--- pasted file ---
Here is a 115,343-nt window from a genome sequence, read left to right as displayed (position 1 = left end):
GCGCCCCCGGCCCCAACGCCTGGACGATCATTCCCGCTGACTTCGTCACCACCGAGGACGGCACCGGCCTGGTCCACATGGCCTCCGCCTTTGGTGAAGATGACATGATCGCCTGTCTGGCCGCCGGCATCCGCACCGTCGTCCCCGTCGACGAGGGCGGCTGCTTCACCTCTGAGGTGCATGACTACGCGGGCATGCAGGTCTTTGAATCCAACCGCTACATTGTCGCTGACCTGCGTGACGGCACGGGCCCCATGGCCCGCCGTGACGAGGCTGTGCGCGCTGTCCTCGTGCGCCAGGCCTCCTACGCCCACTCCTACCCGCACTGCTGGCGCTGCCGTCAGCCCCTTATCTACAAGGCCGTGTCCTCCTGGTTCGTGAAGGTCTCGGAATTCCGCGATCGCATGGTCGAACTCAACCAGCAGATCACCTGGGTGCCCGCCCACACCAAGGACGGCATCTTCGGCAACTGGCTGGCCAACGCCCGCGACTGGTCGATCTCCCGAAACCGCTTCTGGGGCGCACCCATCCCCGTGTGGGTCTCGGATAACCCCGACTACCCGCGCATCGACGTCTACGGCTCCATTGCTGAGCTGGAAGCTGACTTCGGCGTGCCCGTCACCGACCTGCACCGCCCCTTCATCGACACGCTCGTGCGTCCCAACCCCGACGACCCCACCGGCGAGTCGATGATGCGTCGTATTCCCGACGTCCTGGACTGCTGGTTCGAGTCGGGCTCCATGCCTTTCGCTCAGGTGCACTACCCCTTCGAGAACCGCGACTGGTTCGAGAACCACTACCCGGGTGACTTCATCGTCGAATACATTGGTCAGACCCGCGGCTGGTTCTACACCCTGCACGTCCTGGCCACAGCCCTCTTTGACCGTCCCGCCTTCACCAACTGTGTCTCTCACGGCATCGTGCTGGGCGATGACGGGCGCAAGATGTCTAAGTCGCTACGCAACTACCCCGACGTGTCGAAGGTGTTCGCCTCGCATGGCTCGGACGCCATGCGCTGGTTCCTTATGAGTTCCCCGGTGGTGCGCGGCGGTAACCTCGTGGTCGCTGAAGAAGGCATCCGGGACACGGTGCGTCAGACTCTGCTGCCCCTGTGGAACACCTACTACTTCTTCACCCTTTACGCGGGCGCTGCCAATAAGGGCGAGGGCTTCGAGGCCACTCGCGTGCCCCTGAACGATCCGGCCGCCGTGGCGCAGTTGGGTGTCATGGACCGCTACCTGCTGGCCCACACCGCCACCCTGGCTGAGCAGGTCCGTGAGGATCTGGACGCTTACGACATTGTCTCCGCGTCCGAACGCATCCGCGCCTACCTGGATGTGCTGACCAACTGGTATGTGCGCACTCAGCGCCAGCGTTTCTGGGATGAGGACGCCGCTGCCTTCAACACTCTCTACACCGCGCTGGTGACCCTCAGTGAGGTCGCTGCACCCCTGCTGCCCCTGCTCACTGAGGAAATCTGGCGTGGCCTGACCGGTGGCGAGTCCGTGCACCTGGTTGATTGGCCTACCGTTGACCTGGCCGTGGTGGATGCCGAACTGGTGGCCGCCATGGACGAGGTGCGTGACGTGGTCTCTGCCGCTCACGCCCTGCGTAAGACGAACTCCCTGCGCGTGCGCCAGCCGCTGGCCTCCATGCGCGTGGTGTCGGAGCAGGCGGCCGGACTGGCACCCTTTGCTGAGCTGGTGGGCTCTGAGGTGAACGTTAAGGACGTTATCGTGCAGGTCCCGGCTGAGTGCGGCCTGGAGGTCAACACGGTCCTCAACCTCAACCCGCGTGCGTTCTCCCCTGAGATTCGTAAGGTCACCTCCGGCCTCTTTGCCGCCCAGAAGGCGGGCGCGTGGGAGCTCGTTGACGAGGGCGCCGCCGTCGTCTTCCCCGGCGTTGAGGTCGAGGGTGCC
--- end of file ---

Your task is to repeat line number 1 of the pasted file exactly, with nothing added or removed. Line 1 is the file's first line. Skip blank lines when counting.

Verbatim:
Here is a 115,343-nt window from a genome sequence, read left to right as displayed (position 1 = left end):